How the Quakers became unlikely economic innovators by inventing the price tag

We tend to associate economic developments with big theories and big bang reforms. But dig into economic history and you realise how small things matter much more. Infact, we take several things for granted today but when they were introduced sometime in history they created a revolution of sorts. For instance bar codes, shipping containers and so on.

Add price tags to the list as well. This video tells us how Quakers ended up inventing the price tag. The circumstances were unusual driven by morality and opposition to frequent price changes:

Belying its simplicity and ubiquity, the price tag is a surprisingly recent economic development. For centuries, haggling was the norm, ultimately developing into a system that required clerks and shopkeepers to train as negotiators. In the mid-19th century, however, Quakers in the US began to believe that charging people different amounts for the same item was immoral, so they started using price tags at their stores to counter the ills of haggling. And, as this short video from NPR’s Planet Money explains, by taking a moral stand, the Quakers inadvertently revealed an inefficiency in the old economic system and became improbable pricing pioneers, changing commerce and history with one simple innovation.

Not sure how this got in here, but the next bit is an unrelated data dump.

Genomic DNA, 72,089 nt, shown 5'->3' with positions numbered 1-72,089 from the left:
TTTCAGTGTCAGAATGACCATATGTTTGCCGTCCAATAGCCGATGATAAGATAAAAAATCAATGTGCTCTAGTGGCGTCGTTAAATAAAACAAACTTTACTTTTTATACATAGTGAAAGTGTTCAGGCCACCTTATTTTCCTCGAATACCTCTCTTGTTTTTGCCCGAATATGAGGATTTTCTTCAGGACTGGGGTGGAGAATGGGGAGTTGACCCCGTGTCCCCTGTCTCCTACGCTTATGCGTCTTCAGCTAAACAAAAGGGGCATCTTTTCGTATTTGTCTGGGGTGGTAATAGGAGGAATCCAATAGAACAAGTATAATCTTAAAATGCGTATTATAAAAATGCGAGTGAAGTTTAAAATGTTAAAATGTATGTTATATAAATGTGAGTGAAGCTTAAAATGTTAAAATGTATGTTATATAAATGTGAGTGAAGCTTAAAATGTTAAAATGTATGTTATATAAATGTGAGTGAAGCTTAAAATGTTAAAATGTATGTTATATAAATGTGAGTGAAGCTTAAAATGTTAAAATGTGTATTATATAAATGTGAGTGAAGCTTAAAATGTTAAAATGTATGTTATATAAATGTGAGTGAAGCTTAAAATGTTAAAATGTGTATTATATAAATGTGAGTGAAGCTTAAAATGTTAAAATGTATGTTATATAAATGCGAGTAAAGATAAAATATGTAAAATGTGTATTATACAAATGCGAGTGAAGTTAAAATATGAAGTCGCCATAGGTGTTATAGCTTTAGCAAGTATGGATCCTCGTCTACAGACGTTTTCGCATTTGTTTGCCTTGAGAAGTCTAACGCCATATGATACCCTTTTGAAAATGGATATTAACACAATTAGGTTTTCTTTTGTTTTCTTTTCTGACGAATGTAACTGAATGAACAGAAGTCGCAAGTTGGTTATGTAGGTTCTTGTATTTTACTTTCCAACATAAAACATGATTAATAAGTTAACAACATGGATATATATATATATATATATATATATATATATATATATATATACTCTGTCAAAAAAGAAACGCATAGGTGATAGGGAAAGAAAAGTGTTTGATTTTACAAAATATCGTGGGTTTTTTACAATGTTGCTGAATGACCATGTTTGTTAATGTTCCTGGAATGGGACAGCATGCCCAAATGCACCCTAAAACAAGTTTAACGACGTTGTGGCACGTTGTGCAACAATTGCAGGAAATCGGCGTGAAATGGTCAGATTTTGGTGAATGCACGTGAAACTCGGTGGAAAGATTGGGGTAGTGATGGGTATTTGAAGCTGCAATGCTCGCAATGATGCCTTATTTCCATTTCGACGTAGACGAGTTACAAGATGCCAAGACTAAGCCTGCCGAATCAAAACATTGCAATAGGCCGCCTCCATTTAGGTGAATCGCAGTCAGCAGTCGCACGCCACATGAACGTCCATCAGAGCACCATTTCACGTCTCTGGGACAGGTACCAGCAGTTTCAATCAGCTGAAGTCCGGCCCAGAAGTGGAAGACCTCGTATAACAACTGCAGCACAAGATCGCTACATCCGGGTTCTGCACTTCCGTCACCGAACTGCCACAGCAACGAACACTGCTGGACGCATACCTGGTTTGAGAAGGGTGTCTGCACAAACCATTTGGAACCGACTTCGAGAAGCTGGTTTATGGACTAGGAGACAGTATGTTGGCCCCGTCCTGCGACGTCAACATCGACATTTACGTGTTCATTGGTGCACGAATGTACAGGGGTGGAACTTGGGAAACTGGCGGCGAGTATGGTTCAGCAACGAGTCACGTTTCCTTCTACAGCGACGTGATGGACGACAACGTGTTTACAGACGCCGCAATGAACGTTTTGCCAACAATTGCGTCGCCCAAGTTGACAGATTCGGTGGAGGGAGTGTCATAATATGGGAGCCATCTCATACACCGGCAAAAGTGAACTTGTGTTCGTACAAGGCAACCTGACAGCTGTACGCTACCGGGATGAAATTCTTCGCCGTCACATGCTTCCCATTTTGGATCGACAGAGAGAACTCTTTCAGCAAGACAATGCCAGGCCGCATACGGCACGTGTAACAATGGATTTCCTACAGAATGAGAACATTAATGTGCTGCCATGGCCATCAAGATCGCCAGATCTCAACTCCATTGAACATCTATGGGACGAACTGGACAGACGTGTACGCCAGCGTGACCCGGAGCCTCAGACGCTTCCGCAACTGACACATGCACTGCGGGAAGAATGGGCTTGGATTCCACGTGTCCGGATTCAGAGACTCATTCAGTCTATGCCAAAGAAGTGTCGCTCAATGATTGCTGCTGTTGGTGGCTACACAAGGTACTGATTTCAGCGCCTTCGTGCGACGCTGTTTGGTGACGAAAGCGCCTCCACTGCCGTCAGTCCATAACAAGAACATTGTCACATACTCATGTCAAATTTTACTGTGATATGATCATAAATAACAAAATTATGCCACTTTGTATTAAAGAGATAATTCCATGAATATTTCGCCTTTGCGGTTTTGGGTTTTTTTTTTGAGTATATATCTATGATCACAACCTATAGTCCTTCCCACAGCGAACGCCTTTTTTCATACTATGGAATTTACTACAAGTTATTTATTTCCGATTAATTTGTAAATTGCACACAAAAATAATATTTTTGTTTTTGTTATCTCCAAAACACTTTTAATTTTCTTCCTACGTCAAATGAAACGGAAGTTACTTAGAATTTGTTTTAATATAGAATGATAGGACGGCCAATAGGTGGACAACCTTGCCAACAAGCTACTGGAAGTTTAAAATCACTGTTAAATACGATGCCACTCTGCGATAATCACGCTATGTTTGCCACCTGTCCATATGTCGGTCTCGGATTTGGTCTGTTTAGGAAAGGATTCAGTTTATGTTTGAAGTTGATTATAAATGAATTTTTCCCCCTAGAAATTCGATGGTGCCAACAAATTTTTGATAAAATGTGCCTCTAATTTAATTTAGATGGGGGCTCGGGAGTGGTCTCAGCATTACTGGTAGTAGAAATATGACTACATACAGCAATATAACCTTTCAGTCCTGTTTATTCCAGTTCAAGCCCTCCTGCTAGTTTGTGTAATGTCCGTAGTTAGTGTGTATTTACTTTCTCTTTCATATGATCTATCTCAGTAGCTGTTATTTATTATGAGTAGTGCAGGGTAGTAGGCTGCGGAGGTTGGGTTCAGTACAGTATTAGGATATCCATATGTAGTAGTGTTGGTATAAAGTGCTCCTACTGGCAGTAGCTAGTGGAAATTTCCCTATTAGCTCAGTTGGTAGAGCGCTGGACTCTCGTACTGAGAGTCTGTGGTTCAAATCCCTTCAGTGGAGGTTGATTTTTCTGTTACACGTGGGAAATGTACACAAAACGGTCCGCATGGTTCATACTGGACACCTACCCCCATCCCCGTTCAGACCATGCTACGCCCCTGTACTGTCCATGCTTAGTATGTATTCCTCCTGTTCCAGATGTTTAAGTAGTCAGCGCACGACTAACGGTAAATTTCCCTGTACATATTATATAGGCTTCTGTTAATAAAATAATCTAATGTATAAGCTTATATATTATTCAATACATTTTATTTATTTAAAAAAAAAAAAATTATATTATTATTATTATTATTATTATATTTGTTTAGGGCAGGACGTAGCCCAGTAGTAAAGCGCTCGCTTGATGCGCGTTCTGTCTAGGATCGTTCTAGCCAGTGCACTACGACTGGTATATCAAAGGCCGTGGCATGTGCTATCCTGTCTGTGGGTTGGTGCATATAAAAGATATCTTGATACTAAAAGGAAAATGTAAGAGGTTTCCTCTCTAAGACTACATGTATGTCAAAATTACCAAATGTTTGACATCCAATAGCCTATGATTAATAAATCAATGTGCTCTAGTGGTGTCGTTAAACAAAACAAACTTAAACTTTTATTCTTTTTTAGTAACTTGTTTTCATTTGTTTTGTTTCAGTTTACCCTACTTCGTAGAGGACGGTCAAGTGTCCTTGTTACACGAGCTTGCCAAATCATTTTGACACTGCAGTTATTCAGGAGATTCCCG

Superb stuff…


2 Responses to “How the Quakers became unlikely economic innovators by inventing the price tag”

  1. adamsmith1922 Says:

    Reblogged this on The Inquiring Mind and commented:
    Fascinating H/T Jim Rose

  2. Prabhu Guptara Says:

    Superb, perhaps… but rather partial (meaning: incomplete).

    The Quakers were pioneers in numerous areas. Otherwise, they wouldn’t have been able to establish businesses that have lasted hundreds of years. For example, Barclays Bank, Cadbury, Clarks, Friends Life, Fry’s, Lloyds Bank, Rowntree….

    An explanation of the Quaker view of business by a contemporary Quaker, Sir Adrian Cadbury, is at:

    Another by a lesser-known contemporary Quaker is at:

    An assessment by a non-Quaker is on pages 13-29 of “Ethics in Global Business: Building Moral Capitalism” by Andrei Rogobete, published in 2016 by The Centre for Enterprise, Markets and Ethics, in Oxford, U.K.

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